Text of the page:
Starting school for the first time is a major milestone for children and parents. Here, leading family relationship expert, Dr Karen Phillip, shares her tips to make the transition to school easy and fun.

1. Have a few trial lunch days where you pack the child a lunch box at home (if not done at preschool) and ensure they eat correct little lunch first then big lunch, this is particularly important if all food is in one lunch box. And ensure they can unwrap their lunch.

2. Shop together for stationery, shoes and uniform. Check the school equipment list and make the shopping list together to help make it fun and exciting. Pilot Frixion pens are a great choice because their special ink lets you rub out changes. Shop ahead to avoid last minute rushing and unnecessary stress.  Getting their school uniform will allow the child to feel big. Ensure they are comfortable in their new uniform look, have them choose their lunch box and drink bottle or backpack. This allows them to have ownership of the school experience.

3. Children need to be aware of the time frame of preparing for school each morning. Much conflict erupts of a morning between parents and children when the children are slow to become ready for school or bus. Set clear expectations and consequences so they understand and remember that children have no concept of time under about 7 years old so telling them you have half an hour to get ready will mean nothing to them.

4. Use a calendar or planner to show your child what is happening each day. This will help reduce any anxiety or confusion and get them ready for the day/week ahead.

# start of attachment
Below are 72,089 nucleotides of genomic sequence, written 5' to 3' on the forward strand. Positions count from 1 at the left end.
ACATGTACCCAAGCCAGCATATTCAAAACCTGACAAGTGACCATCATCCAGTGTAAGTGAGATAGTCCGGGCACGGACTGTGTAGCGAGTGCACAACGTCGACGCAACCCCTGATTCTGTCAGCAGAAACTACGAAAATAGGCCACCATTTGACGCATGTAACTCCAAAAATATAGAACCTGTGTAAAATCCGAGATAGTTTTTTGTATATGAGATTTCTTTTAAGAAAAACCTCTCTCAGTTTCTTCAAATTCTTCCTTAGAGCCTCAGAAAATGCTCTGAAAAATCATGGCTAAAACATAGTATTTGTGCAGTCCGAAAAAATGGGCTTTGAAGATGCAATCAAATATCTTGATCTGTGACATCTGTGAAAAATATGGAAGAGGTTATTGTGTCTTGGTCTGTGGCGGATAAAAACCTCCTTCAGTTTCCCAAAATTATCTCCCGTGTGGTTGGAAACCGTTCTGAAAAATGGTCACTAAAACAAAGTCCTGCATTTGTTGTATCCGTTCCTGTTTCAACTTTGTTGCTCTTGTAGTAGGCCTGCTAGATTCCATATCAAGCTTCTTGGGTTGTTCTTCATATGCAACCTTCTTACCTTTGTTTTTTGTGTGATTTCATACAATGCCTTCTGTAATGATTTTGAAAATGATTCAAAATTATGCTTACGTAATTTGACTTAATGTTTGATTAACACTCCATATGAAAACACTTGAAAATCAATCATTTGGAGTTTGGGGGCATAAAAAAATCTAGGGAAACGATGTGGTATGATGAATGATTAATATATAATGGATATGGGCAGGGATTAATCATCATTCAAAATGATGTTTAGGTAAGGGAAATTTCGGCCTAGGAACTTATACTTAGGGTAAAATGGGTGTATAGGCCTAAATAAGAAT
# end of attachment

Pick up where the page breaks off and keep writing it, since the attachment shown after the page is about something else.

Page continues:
5. Separating from the child when they commence school. Mum standing at the gate crying will only tell the child that this school is scary and bad. Parents hugging their child emotionally and telling them how much they will miss their child will make the child sad and anxious. First day, meet the teacher, show your child around, smile and go. Drop off and leave with a smile, perhaps wearing a large dark pair of sunglasses to hide any tears or emotion.

6. Take the child to the school and show them around. Many children are scared they do not know where their classroom is or where the toilets are. Show them the Kindy area and toilets.

7. Label everything – all clothing, bags, lunch box and drink bottle. If the child puts their item down and other children’s items are the same, a child can become distressed thinking the other child has taken their item or it’s lost. Labelling all items will prevent this and assist the teacher to sort out correct belongings. 

By Dr Karen Phillip, a leading relationship and parenting expert highly skilled at working with families who are experiencing problems with conflict and child behaviours. For further information in Frixion visit: